Smith’s view that Alberta should get credit for emissions reductions abroad by exporting LNG is unsupported by science. While true that burning gas is cleaner than burning coal, gas is still a fossil fuel that must be phased out to avoid catastrophic global warming. Her argument is essentially that if gas extracted from Alberta can be used to displace coal-fired power plants in another country, then Alberta should get credit for the emission reduction.

“While there may be some appetite from British Columbia and Alberta to pursue these sorts of international credits, it's not clear that would be doable given the international system as it stands now, and it's also not clear that other countries would be willing to enter into agreements with us on those,” McKenzie said.

The CER forecasts also show demand for natural gas and LNG declining as the world takes action to slash greenhouse gas emissions. And because it is well understood that extracting gas emits a lot of methane –– a greenhouse gas roughly 80 times more potent than carbon dioxide over the first 20 years, making it a priority in efforts to reach net zero by 2050 –– wanting to get credit for exporting it is simply not aligned with what climate scientists say must happen to avoid the worst impacts of climate change.

Trying to secure credit for LNG exports is “a pretty difficult negotiation to have with our trading partners, who may not be onside or may want several strings attached for entering into an agreement like that,” McKenzie explained. “Whereas we know wind and solar are cheaper than gas-fired electricity in many parts of the country, we know that technology is available now, we know there are things we can do to accelerate the energy transition that work now.”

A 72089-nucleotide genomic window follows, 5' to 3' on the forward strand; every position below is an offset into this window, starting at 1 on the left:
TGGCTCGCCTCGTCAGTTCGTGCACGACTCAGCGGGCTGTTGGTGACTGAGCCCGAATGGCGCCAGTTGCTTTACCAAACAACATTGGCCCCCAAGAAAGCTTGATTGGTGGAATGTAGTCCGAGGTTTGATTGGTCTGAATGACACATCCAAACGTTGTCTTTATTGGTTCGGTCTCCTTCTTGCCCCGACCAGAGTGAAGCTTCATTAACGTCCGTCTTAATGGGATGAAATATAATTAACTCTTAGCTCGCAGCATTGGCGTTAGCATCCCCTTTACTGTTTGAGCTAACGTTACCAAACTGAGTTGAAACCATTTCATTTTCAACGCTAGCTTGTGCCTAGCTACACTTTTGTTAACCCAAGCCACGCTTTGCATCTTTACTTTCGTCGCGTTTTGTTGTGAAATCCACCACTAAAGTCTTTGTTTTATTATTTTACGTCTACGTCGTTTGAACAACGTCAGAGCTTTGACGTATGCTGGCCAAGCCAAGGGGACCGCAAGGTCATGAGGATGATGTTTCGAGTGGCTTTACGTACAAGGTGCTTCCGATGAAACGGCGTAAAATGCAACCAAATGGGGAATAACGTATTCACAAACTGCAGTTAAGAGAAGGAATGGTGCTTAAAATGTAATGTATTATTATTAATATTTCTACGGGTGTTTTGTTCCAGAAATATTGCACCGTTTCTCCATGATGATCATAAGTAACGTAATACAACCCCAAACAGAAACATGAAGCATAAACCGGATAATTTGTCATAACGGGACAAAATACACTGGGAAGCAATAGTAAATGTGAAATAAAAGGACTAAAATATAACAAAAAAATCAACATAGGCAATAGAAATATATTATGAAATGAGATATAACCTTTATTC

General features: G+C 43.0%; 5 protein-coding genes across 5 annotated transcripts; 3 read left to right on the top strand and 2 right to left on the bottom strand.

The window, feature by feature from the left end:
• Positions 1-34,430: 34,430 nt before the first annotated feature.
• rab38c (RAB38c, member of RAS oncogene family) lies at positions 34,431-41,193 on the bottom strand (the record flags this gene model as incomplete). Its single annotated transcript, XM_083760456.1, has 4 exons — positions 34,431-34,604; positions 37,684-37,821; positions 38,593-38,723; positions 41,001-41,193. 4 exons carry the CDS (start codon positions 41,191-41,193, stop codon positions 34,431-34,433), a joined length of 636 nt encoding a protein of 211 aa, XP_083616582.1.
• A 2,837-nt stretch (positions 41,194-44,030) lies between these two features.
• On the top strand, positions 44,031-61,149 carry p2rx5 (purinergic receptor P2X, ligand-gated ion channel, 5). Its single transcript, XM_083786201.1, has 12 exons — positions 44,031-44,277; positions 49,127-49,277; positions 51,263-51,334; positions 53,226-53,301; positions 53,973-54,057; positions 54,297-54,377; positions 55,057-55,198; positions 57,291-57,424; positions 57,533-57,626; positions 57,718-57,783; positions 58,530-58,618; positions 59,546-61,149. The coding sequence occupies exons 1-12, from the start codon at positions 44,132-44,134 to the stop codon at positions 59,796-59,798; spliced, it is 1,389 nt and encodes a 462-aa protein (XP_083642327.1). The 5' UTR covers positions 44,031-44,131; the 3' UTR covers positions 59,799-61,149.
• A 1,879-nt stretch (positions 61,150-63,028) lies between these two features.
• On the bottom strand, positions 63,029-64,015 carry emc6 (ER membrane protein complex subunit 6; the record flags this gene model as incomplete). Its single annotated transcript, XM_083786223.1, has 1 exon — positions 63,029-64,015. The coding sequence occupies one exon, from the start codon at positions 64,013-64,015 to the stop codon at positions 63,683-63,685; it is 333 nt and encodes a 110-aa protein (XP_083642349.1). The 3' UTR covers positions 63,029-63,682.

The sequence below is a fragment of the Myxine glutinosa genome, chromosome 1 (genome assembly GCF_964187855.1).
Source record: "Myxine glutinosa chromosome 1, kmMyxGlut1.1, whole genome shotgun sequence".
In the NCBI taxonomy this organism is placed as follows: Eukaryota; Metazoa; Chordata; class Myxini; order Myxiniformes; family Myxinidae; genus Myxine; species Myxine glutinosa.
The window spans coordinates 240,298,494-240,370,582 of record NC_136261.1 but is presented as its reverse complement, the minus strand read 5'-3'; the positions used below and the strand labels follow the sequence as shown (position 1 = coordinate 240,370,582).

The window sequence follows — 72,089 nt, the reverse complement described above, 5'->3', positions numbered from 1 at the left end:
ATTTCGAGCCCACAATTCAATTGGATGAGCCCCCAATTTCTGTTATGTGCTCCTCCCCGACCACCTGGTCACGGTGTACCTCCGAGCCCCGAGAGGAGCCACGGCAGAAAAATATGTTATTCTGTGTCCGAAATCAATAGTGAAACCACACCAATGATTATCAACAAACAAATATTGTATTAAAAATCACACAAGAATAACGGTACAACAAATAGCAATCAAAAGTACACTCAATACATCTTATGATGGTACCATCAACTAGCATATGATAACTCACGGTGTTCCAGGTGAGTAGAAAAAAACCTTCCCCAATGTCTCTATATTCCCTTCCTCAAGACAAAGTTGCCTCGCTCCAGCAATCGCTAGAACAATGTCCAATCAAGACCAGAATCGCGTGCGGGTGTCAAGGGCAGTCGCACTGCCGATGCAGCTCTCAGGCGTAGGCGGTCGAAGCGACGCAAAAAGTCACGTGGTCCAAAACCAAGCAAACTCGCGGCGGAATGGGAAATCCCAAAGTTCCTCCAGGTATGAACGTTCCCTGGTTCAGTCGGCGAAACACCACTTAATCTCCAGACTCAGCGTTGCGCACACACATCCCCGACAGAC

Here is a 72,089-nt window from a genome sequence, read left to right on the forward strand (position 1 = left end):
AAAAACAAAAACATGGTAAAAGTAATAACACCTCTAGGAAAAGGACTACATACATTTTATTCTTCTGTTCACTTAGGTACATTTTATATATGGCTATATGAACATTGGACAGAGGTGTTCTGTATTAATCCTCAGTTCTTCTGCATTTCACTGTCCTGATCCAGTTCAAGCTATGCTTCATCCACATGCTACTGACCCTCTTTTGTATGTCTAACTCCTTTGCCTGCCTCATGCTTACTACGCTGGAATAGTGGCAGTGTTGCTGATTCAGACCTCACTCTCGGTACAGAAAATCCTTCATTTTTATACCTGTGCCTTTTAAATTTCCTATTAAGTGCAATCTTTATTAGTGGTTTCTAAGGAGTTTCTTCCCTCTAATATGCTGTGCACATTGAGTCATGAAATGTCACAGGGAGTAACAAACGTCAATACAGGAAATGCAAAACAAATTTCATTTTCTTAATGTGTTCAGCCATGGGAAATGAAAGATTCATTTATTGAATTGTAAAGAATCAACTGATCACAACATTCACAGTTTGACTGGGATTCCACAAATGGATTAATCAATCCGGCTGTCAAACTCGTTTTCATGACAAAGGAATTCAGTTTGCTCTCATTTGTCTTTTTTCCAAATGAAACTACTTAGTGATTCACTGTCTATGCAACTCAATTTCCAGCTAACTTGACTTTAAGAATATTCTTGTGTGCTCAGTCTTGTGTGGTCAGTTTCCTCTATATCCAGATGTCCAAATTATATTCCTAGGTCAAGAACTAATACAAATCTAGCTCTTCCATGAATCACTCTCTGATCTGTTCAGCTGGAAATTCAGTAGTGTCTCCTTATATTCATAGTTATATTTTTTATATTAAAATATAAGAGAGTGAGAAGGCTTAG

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Excellent analysis here:
"Getting emissions credits for LNG exports a myth that refuses to die" (Edmonton Journal)

Amazing ventriloquist act. Danielle Smith opens her mouth and waves her arms around, but the O&G industry does the talking.

Industry-lobbyist Danielle Smith's, Terrible, Horrible, No Good, Very Bad climate plan.
A climate plan where fossil fuels sideline renewables, not the other way around.
The only future the fossil industry can imagine is a fossil-fuel future.
As long as the fossil-fuel industry dictates our climate plan, we don't have a climate plan.

What if LNG is additional to coal instead of replacing it? Does that add to Canada's total?
What if LNG displaces future builds of hydro, renewables, and nuclear? Does that add to Canada's total?
Suncor and U.S. refineries export petcoke from Alberta's oilsands to developing nations as a cheap substitute for coal. Does that add to Canada's total?

LNG is not a climate solution. Fossil gas burns cleaner than coal, but no improvement on the climate front if fugitive emissions exceed a low threshold.
As all studies using actual measurements show, emissions from Canada's O&G operations are far higher than reported.

Most (84%) Canadian fossil gas production is fracked. Fracking releases large amounts of methane. Worse for the climate than coal.
"'Clean' natural gas is actually the new coal, report says" (CBC)

Emissions from production (fracking) and processing, transport, liquefaction, shipping, and regasification doom LNG as a bridge fuel.

IEA's Net-Zero by 2050 report says no new investment in fossil fuels after 2021 to limit global warming to 1.5 C.
Canada's fossil-fuel leaders, including Trudeau, are banking on disaster.

Canada is a high per cavity carbon producing country. Third world countries are low per capita carbon producing countries. Trudeau is charging Canadians $thousand in carbon taxes to reduce Canada's carbon emissions. Can someone please explain how bringing millions of third world immigrants into Canada will reduce Canada's carbon emissions. Thanks. I am sure I will get many replies form the climate activists.